The Commission for Racial Equality’s (CRE) criticism of the Department of Health (DoH) earlier this year was a real “wake-up call”, according to Rosie Winterton, minister of state for health services.
In August, the CRE accused the department of failing to meet its duties under the Race Relations Act and operating in a “shambolic” and “reckless” way.
Winterton told delegates at the NHS Employers diversity and equality conference last week that, as a result of the complaint, the DoH was working towards a single equality agenda and was reviewing its processes.
“The department is working with equality commissions to ensure equality issues are given priority in policies and that it’s at the heart of policy making,” she said.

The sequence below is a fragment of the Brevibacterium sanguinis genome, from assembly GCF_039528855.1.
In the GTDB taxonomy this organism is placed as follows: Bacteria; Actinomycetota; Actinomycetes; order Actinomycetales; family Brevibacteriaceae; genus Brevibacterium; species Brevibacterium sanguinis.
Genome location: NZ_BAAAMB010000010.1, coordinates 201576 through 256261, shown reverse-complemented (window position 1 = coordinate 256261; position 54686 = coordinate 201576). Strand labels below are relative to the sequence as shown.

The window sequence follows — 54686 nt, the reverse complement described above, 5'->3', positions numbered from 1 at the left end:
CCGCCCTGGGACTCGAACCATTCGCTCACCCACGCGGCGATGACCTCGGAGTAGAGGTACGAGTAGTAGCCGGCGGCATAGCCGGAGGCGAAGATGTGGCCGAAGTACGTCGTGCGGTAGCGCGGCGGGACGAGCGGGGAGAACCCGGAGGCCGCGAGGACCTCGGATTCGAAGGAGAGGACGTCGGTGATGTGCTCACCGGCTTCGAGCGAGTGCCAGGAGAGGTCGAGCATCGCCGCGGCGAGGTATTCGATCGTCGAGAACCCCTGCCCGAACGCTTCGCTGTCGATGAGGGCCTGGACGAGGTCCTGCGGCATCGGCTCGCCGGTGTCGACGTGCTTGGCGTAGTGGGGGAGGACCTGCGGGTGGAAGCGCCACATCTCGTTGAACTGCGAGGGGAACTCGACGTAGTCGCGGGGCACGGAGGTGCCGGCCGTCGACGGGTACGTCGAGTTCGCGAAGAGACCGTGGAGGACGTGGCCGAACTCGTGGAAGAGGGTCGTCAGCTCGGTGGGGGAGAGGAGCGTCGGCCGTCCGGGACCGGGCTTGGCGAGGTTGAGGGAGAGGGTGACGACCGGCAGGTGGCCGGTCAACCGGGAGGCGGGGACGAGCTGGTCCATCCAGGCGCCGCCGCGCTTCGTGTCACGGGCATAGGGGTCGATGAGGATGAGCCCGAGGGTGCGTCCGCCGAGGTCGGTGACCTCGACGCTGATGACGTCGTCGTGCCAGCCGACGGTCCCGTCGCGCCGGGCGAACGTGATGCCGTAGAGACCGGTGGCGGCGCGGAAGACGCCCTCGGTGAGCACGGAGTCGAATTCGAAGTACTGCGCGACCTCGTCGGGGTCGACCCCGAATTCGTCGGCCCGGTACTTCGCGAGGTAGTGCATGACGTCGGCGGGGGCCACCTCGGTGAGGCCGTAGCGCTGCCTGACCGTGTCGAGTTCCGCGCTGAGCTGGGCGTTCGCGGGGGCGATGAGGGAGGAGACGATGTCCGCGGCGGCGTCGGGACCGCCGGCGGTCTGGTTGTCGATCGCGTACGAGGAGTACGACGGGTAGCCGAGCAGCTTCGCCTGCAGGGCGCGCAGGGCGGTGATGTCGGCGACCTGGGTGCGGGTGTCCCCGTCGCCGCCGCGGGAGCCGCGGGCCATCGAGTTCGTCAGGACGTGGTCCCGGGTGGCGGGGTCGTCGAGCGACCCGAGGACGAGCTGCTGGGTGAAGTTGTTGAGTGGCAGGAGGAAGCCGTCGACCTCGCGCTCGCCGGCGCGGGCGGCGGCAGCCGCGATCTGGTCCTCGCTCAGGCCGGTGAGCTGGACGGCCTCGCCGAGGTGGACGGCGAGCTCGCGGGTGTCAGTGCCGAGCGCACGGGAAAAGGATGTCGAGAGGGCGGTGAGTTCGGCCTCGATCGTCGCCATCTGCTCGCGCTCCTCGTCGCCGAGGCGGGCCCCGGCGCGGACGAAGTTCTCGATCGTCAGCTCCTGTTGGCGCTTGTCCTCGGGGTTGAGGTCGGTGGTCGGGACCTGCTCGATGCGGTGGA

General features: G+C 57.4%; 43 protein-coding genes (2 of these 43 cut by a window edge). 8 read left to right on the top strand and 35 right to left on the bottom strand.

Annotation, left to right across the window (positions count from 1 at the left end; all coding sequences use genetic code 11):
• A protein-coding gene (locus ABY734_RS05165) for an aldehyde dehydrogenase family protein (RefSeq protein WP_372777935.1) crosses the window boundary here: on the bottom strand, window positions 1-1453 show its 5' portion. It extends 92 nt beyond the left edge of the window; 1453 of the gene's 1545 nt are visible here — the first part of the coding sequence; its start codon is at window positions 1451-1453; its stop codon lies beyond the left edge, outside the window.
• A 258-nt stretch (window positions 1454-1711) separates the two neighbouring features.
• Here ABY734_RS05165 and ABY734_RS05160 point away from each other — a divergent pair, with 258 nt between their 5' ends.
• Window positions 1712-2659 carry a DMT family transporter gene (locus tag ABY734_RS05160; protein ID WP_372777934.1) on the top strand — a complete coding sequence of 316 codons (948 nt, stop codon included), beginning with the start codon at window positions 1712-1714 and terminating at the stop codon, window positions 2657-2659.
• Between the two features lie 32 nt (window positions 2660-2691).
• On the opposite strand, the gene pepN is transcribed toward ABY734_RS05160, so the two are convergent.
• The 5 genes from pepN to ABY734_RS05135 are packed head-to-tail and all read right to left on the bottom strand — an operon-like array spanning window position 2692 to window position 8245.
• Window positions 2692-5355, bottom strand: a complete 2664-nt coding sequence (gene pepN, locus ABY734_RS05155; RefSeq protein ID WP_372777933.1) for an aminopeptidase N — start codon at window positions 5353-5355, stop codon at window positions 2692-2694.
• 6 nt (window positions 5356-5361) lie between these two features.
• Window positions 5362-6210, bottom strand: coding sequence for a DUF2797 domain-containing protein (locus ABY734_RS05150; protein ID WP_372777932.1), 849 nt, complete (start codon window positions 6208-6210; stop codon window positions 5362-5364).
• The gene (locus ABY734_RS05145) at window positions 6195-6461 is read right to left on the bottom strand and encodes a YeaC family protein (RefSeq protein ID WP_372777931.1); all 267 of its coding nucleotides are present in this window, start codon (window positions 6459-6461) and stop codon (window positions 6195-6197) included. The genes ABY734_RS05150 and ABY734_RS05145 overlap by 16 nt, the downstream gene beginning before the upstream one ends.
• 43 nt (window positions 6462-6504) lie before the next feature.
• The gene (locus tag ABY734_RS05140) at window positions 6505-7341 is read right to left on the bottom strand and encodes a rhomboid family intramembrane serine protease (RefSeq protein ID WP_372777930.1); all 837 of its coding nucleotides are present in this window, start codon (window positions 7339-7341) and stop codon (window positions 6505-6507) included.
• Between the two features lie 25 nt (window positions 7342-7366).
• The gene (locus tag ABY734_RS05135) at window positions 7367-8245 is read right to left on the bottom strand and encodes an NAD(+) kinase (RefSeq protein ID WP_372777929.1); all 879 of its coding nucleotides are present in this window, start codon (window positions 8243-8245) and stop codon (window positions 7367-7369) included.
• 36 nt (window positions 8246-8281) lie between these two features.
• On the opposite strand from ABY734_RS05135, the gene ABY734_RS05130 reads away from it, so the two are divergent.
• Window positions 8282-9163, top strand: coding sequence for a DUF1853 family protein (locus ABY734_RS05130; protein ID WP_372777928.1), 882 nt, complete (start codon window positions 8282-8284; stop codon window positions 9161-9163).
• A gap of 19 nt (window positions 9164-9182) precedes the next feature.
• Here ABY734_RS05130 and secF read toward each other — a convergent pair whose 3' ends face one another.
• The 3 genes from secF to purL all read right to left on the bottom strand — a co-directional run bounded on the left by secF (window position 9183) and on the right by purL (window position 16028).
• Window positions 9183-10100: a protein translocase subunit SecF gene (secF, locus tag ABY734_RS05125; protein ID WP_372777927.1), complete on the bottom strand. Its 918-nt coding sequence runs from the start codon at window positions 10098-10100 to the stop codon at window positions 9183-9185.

“We need to understand that equality and human rights are major concerns,” she added. “There’s no better time than now.”
The Healthcare Commission report, which prompted the CRE criticism, found that just seven in 570 trusts had published equality information on their websites. Winterton said the findings had also made an impact on the Whitehall policy department.
“All parts of the NHS need to be focusing on equality and diversity,” she said. “It’s got to be central to the current change process.”
Equality audit hint
Rosie Winterton was also quizzed on the importance of equality and diversity monitoring during the NHS Foundation Trust accreditation process.
The government wants to set up more autonomous foundation trusts, accountable to local communities rather than central government. There are 52 foundation trusts, with more applications in the pipeline, but there is no process for reviewing trusts’ equality and diversity policies.
Steve Barnett, director of NHS Employers said: “I don’t know how you can be considered an excellent employer if you are not taking equality and diversity seriously.”
Winterton said the government might monitor these areas as part of any future accreditation process.